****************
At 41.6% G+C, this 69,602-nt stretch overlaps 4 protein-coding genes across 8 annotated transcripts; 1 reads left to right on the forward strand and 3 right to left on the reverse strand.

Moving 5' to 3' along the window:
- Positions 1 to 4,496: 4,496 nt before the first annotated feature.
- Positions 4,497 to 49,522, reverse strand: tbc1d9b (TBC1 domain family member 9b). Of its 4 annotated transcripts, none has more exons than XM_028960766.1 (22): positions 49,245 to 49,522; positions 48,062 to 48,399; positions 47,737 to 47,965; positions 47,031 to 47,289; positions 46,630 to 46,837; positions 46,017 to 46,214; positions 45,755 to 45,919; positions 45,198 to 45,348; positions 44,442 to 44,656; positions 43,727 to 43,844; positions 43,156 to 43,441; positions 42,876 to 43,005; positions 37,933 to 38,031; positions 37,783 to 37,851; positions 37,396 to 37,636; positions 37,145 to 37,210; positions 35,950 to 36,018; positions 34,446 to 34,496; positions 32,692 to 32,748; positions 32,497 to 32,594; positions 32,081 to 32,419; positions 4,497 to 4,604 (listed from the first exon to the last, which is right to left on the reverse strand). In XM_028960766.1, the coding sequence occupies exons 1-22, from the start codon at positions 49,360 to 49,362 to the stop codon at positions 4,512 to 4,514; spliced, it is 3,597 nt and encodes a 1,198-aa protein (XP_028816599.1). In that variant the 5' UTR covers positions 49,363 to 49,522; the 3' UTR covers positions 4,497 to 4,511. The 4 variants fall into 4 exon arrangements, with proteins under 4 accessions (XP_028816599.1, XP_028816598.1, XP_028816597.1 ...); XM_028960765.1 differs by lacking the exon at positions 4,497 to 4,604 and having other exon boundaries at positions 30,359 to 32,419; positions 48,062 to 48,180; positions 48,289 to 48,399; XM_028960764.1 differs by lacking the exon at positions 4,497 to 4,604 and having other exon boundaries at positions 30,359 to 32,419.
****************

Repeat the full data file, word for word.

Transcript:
At 41.6% G+C, this 69,602-nt stretch overlaps 4 protein-coding genes across 8 annotated transcripts; 1 reads left to right on the forward strand and 3 right to left on the reverse strand.

Moving 5' to 3' along the window:
- Positions 1 to 4,496: 4,496 nt before the first annotated feature.
- Positions 4,497 to 49,522, reverse strand: tbc1d9b (TBC1 domain family member 9b). Of its 4 annotated transcripts, none has more exons than XM_028960766.1 (22): positions 49,245 to 49,522; positions 48,062 to 48,399; positions 47,737 to 47,965; positions 47,031 to 47,289; positions 46,630 to 46,837; positions 46,017 to 46,214; positions 45,755 to 45,919; positions 45,198 to 45,348; positions 44,442 to 44,656; positions 43,727 to 43,844; positions 43,156 to 43,441; positions 42,876 to 43,005; positions 37,933 to 38,031; positions 37,783 to 37,851; positions 37,396 to 37,636; positions 37,145 to 37,210; positions 35,950 to 36,018; positions 34,446 to 34,496; positions 32,692 to 32,748; positions 32,497 to 32,594; positions 32,081 to 32,419; positions 4,497 to 4,604 (listed from the first exon to the last, which is right to left on the reverse strand). In XM_028960766.1, the coding sequence occupies exons 1-22, from the start codon at positions 49,360 to 49,362 to the stop codon at positions 4,512 to 4,514; spliced, it is 3,597 nt and encodes a 1,198-aa protein (XP_028816599.1). In that variant the 5' UTR covers positions 49,363 to 49,522; the 3' UTR covers positions 4,497 to 4,511. The 4 variants fall into 4 exon arrangements, with proteins under 4 accessions (XP_028816599.1, XP_028816598.1, XP_028816597.1 ...); XM_028960765.1 differs by lacking the exon at positions 4,497 to 4,604 and having other exon boundaries at positions 30,359 to 32,419; positions 48,062 to 48,180; positions 48,289 to 48,399; XM_028960764.1 differs by lacking the exon at positions 4,497 to 4,604 and having other exon boundaries at positions 30,359 to 32,419.